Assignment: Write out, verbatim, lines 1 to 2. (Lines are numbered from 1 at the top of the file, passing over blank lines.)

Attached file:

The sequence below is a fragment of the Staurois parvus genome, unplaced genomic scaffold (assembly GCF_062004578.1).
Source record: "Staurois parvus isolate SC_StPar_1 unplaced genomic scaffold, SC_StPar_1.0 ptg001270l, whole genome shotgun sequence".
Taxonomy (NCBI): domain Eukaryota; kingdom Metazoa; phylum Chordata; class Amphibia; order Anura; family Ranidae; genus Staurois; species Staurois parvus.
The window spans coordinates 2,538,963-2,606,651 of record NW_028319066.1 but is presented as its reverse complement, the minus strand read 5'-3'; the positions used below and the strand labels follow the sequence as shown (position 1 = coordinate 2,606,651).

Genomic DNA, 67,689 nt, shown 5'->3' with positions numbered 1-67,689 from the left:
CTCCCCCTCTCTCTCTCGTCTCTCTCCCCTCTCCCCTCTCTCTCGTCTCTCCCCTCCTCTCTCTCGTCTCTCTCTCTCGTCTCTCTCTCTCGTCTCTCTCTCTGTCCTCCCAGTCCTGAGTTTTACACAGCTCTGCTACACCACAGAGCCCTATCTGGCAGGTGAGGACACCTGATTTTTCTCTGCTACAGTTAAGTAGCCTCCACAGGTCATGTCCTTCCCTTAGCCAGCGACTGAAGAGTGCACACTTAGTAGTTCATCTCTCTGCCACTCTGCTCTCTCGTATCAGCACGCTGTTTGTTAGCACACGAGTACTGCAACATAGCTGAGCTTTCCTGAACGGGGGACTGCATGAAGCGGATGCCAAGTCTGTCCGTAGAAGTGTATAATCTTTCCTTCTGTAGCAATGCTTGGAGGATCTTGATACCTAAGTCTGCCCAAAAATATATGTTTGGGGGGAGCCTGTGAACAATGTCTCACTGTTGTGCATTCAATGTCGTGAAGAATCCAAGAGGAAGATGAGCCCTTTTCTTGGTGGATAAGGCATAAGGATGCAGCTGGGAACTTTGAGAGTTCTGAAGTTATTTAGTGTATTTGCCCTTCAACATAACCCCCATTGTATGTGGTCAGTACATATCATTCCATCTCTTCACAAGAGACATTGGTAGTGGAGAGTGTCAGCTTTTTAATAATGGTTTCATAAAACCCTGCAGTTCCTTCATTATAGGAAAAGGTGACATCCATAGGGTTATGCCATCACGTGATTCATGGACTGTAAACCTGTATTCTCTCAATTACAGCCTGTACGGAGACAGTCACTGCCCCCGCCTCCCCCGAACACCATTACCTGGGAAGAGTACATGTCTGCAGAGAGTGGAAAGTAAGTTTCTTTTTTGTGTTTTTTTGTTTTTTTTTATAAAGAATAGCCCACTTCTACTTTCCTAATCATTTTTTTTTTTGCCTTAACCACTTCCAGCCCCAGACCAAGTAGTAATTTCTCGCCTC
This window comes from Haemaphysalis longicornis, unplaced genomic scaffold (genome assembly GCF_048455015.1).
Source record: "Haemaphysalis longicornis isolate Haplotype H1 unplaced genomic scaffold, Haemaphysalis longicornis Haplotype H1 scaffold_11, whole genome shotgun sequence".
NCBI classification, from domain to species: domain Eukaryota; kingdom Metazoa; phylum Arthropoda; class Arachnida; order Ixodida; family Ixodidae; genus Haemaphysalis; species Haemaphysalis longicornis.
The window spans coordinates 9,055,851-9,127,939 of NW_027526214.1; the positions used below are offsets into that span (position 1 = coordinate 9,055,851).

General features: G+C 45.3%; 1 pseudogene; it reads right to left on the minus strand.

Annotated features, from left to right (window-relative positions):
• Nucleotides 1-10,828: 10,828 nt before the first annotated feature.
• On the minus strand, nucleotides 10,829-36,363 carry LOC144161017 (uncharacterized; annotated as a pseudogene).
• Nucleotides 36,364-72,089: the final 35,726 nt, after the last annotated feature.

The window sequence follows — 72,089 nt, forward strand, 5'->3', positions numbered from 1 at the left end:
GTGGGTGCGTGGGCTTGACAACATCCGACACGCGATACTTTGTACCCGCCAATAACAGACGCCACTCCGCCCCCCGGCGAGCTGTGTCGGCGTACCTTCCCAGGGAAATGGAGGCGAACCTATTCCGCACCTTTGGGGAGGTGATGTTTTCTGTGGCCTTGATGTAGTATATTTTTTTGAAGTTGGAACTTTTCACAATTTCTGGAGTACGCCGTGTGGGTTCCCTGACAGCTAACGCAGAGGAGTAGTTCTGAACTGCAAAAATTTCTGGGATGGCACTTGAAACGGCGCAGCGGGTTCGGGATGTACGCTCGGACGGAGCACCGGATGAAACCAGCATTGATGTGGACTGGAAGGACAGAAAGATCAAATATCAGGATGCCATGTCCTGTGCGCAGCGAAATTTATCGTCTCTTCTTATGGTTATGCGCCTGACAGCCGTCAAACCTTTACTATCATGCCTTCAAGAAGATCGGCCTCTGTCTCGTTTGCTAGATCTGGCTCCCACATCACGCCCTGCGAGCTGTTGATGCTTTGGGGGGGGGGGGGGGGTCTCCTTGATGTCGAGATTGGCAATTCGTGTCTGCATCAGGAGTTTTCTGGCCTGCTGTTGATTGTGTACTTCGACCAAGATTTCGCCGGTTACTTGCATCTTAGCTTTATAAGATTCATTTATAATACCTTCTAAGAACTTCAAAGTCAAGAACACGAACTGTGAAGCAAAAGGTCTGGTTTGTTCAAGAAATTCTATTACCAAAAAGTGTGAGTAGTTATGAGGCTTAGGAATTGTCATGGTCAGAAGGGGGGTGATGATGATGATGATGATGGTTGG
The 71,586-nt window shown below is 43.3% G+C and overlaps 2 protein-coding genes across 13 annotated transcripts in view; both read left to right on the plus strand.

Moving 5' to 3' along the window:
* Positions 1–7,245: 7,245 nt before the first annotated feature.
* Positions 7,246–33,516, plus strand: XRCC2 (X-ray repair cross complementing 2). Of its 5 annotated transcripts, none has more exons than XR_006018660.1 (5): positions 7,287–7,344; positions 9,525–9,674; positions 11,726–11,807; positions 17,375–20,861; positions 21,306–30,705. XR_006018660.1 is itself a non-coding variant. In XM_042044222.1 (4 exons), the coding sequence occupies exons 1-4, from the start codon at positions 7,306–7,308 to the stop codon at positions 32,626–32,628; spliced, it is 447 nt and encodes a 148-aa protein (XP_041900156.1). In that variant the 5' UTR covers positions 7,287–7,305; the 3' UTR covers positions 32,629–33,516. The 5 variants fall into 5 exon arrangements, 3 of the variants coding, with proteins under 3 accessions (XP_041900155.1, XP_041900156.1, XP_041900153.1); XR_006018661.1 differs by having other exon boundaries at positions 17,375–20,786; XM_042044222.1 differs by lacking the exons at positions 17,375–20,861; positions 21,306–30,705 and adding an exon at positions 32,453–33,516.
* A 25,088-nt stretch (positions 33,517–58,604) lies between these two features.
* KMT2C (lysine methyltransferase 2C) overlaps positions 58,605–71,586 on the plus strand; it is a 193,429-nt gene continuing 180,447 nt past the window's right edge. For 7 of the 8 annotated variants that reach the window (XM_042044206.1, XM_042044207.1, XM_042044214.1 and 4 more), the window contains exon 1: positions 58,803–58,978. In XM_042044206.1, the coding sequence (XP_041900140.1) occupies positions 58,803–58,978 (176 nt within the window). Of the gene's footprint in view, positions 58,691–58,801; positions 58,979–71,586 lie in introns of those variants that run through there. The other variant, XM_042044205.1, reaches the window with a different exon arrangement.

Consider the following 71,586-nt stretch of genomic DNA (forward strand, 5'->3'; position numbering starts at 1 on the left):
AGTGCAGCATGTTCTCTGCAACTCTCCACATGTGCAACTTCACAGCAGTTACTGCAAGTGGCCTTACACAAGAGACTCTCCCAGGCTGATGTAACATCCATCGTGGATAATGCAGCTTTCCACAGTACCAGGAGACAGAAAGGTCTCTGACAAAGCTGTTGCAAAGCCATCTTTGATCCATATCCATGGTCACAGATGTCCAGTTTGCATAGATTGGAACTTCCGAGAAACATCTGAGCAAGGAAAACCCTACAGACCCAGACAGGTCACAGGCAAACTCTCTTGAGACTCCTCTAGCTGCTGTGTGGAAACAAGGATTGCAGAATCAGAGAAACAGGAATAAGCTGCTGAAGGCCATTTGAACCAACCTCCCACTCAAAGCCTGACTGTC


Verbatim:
The sequence below is a fragment of the Staurois parvus genome, unplaced genomic scaffold (assembly GCF_062004578.1).
Source record: "Staurois parvus isolate SC_StPar_1 unplaced genomic scaffold, SC_StPar_1.0 ptg001270l, whole genome shotgun sequence".